Forget That Marketing Agency, Here’s How to Create Your Own Tagline
If you’ve started a new business or need to rebrand but have next to no marketing budget, you’ll doubtlessly be wondering how on earth you can come up with an engaging, unique tagline that will get you noticed.
Before you give up and reach for the random tagline generator, I’ve got some good news. You absolutely can come up with that winning tagline yourself – you just need to take a few cues from the best in the business. And, like so many things in marketing, you don’t have to break the bank to do this.
Take a look at your favourite taglines. I bet they all share one common trait – simplicity. And, while the art of simplicity is a rather tricky one, if you set aside a day or so to work on your tagline, you’ll hit on that winning combination of words in no time.
Without further ado, here are 10 tips for creating a brilliant tagline.
The first process in creating the perfect tagline is to get everything out of your brain. Grab a piece of paper and write down words and phrases that typify your brand and business goals. Write down as much stuff as possible – your tag line is in there somewhere.
2. Think billboard
The longer your tagline, the less chance it has of being noticed, digested and remembered. Keep yours as short as possible. Start big, but keep trimming it until it fits perfectly on a theoretical billboard. In fact, we can learn a lot form the film industry when it comes to creating taglines for business.
3. Don’t make it about you
Your customers don’t care about your business. They care about themselves. Your tagline should speak to them and promise an answer to whatever problem it is they have that you’re intent on fixing.
4. Don’t be dull – have a laugh
Don’t be afraid to write a tongue-in-cheek or naughty tagline. A company slogan I worked on recently ended up being ‘book yourself full’. That has a whole number of connotations, but immediately draws the reader in and, crucially, is memorable.
5. If your tagline seems too safe, bin it
If you don’t fancy going down the route described in tip 4, there’s still no reason for your tagline to be dull or safe. If you read it and don’t feel inspired or energised, it isn’t good enough. Bin it and start again.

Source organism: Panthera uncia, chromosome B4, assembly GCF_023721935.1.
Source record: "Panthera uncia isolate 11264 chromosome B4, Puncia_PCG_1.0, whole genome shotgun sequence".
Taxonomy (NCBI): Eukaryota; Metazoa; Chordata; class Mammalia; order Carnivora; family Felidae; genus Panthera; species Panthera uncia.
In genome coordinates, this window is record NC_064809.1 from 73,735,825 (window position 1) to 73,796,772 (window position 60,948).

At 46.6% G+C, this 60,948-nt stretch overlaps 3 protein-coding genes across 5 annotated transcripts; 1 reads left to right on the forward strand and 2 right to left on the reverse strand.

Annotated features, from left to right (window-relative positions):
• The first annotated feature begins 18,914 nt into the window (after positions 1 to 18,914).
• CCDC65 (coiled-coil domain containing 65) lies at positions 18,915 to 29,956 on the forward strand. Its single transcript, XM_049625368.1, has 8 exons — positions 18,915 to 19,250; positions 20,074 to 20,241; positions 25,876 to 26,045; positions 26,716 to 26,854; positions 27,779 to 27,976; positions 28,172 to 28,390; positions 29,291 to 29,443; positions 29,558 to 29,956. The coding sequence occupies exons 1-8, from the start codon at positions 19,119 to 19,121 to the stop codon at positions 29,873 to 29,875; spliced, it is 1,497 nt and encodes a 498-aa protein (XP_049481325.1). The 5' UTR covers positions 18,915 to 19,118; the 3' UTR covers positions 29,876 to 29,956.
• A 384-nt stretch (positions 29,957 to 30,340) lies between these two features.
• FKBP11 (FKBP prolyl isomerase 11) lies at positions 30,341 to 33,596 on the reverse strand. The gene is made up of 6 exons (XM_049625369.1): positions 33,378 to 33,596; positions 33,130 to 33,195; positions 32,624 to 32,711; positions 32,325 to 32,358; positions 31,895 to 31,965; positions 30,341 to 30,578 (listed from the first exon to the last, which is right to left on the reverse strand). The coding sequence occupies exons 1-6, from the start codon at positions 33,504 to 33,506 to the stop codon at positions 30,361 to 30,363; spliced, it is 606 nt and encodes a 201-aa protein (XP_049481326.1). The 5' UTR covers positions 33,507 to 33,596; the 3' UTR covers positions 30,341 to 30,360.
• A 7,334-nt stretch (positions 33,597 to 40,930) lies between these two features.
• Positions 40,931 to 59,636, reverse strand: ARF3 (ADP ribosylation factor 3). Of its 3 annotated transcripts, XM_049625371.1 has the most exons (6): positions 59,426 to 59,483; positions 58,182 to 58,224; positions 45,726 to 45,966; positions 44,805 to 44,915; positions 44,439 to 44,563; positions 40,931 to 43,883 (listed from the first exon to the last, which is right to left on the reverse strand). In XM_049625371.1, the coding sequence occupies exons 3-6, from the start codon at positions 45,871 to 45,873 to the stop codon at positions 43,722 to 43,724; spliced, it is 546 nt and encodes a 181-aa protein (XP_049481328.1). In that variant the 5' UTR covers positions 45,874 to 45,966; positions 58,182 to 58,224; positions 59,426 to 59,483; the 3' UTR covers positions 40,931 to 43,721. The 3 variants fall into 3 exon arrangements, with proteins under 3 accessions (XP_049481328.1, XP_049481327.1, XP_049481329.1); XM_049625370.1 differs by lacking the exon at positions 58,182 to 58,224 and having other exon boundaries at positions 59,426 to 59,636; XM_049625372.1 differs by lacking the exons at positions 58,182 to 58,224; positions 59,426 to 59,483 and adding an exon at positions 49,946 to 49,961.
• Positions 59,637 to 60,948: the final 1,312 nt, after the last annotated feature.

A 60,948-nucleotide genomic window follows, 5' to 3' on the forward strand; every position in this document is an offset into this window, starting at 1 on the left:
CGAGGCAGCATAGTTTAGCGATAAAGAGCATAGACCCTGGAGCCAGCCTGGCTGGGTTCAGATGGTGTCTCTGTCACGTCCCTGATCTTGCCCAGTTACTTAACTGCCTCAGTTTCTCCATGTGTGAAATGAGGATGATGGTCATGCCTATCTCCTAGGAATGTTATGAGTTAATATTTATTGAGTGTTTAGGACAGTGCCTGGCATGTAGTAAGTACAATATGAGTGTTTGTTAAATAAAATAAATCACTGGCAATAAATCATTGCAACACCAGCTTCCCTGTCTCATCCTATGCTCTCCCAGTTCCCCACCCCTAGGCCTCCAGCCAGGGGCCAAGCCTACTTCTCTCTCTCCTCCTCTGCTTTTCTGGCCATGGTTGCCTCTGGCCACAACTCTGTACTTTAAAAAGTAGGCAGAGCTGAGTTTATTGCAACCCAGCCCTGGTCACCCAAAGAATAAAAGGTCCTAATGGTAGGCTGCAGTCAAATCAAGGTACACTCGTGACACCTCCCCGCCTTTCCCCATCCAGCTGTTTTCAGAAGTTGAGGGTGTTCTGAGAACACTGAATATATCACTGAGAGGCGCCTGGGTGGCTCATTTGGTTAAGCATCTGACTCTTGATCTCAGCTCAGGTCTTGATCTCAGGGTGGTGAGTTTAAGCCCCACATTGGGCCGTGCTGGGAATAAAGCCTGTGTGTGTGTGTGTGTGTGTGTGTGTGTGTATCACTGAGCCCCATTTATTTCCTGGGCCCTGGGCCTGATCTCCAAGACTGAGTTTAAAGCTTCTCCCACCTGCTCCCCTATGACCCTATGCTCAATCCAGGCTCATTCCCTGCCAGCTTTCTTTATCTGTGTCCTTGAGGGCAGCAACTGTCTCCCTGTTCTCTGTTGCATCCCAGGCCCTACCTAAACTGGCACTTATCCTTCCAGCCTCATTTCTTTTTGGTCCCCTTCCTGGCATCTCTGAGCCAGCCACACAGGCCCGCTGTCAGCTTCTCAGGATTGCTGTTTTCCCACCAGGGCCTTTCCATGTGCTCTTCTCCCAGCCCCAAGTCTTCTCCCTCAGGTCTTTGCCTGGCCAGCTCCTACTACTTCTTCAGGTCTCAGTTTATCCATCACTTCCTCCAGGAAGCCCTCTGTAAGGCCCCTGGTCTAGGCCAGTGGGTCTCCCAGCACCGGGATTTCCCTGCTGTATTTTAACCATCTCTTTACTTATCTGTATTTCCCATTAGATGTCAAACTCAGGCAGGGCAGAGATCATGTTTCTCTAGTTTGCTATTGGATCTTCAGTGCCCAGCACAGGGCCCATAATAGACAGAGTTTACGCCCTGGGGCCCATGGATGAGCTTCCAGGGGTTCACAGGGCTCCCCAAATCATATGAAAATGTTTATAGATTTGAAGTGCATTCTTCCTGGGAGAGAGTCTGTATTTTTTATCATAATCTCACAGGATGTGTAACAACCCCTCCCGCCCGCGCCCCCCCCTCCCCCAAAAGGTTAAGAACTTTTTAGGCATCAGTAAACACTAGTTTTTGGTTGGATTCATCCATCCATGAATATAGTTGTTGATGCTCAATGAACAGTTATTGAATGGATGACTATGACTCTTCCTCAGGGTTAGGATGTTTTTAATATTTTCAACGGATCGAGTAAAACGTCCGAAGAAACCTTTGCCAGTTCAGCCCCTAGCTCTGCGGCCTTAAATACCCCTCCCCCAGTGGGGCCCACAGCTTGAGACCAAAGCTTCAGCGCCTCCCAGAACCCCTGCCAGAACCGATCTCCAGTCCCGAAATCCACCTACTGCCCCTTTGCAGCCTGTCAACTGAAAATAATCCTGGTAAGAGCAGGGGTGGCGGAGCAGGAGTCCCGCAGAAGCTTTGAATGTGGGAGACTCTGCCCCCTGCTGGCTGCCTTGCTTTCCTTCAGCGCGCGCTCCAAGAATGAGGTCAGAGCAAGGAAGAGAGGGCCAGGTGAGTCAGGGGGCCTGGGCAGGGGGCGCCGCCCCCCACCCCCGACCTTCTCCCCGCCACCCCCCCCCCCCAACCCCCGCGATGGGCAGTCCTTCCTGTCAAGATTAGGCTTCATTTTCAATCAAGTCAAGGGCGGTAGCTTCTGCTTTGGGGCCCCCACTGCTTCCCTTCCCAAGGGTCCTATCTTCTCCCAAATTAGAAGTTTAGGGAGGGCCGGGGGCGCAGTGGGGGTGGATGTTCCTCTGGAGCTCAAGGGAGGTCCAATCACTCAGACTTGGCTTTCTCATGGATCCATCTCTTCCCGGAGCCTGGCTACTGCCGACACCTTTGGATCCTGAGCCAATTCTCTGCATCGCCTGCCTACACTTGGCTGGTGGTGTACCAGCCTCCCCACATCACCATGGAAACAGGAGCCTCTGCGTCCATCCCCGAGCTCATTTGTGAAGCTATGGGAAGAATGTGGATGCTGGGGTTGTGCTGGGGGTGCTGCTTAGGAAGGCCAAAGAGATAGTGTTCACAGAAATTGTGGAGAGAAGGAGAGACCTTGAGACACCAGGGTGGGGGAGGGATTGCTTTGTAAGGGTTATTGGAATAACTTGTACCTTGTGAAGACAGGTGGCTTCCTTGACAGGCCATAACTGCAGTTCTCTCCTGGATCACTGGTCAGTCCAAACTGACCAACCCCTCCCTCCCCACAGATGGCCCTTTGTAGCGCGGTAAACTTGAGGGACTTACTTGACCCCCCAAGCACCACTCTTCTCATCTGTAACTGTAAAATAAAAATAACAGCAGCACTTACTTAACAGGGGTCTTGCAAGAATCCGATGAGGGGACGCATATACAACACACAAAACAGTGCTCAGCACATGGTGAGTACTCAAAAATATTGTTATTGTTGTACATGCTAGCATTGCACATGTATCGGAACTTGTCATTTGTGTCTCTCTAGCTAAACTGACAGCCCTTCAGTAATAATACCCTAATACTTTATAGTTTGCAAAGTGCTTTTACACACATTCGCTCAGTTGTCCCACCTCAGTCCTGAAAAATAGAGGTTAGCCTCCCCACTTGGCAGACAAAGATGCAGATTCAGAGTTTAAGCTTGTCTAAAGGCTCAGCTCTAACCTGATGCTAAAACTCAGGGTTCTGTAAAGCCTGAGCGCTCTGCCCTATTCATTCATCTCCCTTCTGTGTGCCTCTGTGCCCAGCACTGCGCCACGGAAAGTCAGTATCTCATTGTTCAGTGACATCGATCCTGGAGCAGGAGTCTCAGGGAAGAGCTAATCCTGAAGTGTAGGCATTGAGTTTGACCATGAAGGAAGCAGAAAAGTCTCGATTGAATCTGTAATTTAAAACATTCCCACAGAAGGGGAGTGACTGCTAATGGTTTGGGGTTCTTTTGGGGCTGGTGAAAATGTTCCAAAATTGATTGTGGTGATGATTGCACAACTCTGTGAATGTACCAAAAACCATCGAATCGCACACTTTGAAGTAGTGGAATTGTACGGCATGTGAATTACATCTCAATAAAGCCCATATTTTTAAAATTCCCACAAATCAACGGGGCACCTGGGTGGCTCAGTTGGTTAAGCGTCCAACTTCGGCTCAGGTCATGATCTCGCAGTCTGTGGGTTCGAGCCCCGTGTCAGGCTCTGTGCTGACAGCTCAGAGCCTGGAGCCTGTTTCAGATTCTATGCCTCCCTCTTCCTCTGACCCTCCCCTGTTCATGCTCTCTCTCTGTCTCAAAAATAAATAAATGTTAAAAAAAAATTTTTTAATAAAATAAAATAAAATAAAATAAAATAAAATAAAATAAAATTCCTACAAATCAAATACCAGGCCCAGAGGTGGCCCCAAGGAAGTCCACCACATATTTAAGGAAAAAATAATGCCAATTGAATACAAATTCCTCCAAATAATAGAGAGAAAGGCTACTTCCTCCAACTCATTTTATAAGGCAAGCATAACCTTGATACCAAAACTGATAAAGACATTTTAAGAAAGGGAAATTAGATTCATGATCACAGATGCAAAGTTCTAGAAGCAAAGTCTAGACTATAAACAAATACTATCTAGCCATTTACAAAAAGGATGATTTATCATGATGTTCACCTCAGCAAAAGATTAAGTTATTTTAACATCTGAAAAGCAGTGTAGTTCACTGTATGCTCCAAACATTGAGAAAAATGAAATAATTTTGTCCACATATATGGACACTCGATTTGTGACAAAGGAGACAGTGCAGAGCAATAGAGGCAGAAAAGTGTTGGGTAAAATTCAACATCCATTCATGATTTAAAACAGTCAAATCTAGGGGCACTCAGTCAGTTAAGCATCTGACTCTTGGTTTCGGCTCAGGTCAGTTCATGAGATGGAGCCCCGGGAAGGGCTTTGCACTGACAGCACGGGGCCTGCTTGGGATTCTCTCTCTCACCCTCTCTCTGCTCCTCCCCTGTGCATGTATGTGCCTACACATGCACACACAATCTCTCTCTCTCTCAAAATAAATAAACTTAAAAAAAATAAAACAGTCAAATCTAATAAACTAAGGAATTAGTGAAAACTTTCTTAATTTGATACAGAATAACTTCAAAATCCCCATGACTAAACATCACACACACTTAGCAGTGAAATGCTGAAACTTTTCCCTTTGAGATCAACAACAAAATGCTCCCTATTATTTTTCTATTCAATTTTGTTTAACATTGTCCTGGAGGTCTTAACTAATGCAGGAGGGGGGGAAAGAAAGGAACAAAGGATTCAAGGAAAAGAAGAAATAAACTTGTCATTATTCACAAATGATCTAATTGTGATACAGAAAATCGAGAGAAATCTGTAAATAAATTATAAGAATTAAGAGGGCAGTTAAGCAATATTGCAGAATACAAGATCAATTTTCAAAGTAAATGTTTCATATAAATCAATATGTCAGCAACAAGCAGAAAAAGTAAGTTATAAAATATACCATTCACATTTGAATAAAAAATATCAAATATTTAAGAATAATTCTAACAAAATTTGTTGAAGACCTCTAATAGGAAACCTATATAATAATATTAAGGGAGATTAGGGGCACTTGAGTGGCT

6. Tell a story
You can tell a story with a beginning, middle and end in just a few words with a tagline. Treat yours as a blockbuster people will want to read again and again. Your tagline should, in one sentence, tell the story of how you can make your customers’ lives better.
7. Ensure it rolls off the tongue easily
If you have to read your tagline several times to get the gist, or if you’ve constructed a sentence that has you tripping over your tongue when read out loud, you need to start again. Taglines should roll effortlessly off the tongue.
8. Always consider your target market
If your target market is the older generation, filling your slogan with text speak and street slang isn’t going to resonate with them. When writing yours, always consider your target market. What words turn them on?
9. Ensure it is timeless
Never tie a tagline to a specific piece of technology, or use phrases such as ‘the one and only’. As things get superseded, so will your tagline, so keep it timeless by picking words that can grow with your business.
10. Seek input
You could follow each and every tip above but if you fail to road test your slogan with your target market, your hard work could be for nothing. It may still be ill-conceived, no matter how great you think it is, so seek input on your tagline from your target market before going live.
I hope the above tips help you create a tagline that will stay with your business for years to come and attract lots of hungry new customers. When all is said and done, it is simply a collection of words, but it is the most important collection of words you’ll ever write.
Written by Mark Ellis
Mark Ellis is a freelance writer who specialises in copywriting, blogging and content marketing for businesses of all sizes. Mark’s considerable experience at director level and deep interest in personal and business success means he’s ready to comment on anything from freelance writing to workplace dynamics, technology and personal improvement.